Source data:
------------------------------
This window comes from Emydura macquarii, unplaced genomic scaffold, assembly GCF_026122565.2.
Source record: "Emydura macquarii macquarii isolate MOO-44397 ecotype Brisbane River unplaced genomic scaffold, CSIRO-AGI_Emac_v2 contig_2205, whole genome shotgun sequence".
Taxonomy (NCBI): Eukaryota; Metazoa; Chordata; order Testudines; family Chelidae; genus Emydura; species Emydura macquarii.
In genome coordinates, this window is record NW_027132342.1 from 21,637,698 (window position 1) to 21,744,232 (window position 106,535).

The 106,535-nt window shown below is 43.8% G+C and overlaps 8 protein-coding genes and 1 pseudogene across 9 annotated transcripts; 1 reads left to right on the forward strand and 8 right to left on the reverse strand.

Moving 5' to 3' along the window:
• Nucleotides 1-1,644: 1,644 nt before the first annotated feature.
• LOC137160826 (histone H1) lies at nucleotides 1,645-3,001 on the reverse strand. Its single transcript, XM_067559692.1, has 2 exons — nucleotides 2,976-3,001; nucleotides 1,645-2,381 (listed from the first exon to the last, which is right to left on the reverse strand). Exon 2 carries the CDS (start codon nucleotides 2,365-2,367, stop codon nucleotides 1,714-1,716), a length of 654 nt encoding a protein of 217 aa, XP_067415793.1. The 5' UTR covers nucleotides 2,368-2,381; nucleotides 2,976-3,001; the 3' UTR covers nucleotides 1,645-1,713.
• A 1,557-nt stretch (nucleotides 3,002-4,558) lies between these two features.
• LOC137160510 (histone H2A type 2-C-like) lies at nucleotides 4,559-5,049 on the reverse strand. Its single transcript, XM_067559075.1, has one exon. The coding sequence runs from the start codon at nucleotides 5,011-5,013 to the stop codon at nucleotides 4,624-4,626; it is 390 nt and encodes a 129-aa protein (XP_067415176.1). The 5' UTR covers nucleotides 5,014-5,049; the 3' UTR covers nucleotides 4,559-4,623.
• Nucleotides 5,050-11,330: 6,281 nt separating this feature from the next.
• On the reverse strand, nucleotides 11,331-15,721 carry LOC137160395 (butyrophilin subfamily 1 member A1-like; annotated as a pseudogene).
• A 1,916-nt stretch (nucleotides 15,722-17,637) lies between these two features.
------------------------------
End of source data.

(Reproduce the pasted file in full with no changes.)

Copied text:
This window comes from Emydura macquarii, unplaced genomic scaffold, assembly GCF_026122565.2.
Source record: "Emydura macquarii macquarii isolate MOO-44397 ecotype Brisbane River unplaced genomic scaffold, CSIRO-AGI_Emac_v2 contig_2205, whole genome shotgun sequence".
Taxonomy (NCBI): Eukaryota; Metazoa; Chordata; order Testudines; family Chelidae; genus Emydura; species Emydura macquarii.
In genome coordinates, this window is record NW_027132342.1 from 21,637,698 (window position 1) to 21,744,232 (window position 106,535).

The 106,535-nt window shown below is 43.8% G+C and overlaps 8 protein-coding genes and 1 pseudogene across 9 annotated transcripts; 1 reads left to right on the forward strand and 8 right to left on the reverse strand.

Moving 5' to 3' along the window:
• Nucleotides 1-1,644: 1,644 nt before the first annotated feature.
• LOC137160826 (histone H1) lies at nucleotides 1,645-3,001 on the reverse strand. Its single transcript, XM_067559692.1, has 2 exons — nucleotides 2,976-3,001; nucleotides 1,645-2,381 (listed from the first exon to the last, which is right to left on the reverse strand). Exon 2 carries the CDS (start codon nucleotides 2,365-2,367, stop codon nucleotides 1,714-1,716), a length of 654 nt encoding a protein of 217 aa, XP_067415793.1. The 5' UTR covers nucleotides 2,368-2,381; nucleotides 2,976-3,001; the 3' UTR covers nucleotides 1,645-1,713.
• A 1,557-nt stretch (nucleotides 3,002-4,558) lies between these two features.
• LOC137160510 (histone H2A type 2-C-like) lies at nucleotides 4,559-5,049 on the reverse strand. Its single transcript, XM_067559075.1, has one exon. The coding sequence runs from the start codon at nucleotides 5,011-5,013 to the stop codon at nucleotides 4,624-4,626; it is 390 nt and encodes a 129-aa protein (XP_067415176.1). The 5' UTR covers nucleotides 5,014-5,049; the 3' UTR covers nucleotides 4,559-4,623.
• Nucleotides 5,050-11,330: 6,281 nt separating this feature from the next.
• On the reverse strand, nucleotides 11,331-15,721 carry LOC137160395 (butyrophilin subfamily 1 member A1-like; annotated as a pseudogene).
• A 1,916-nt stretch (nucleotides 15,722-17,637) lies between these two features.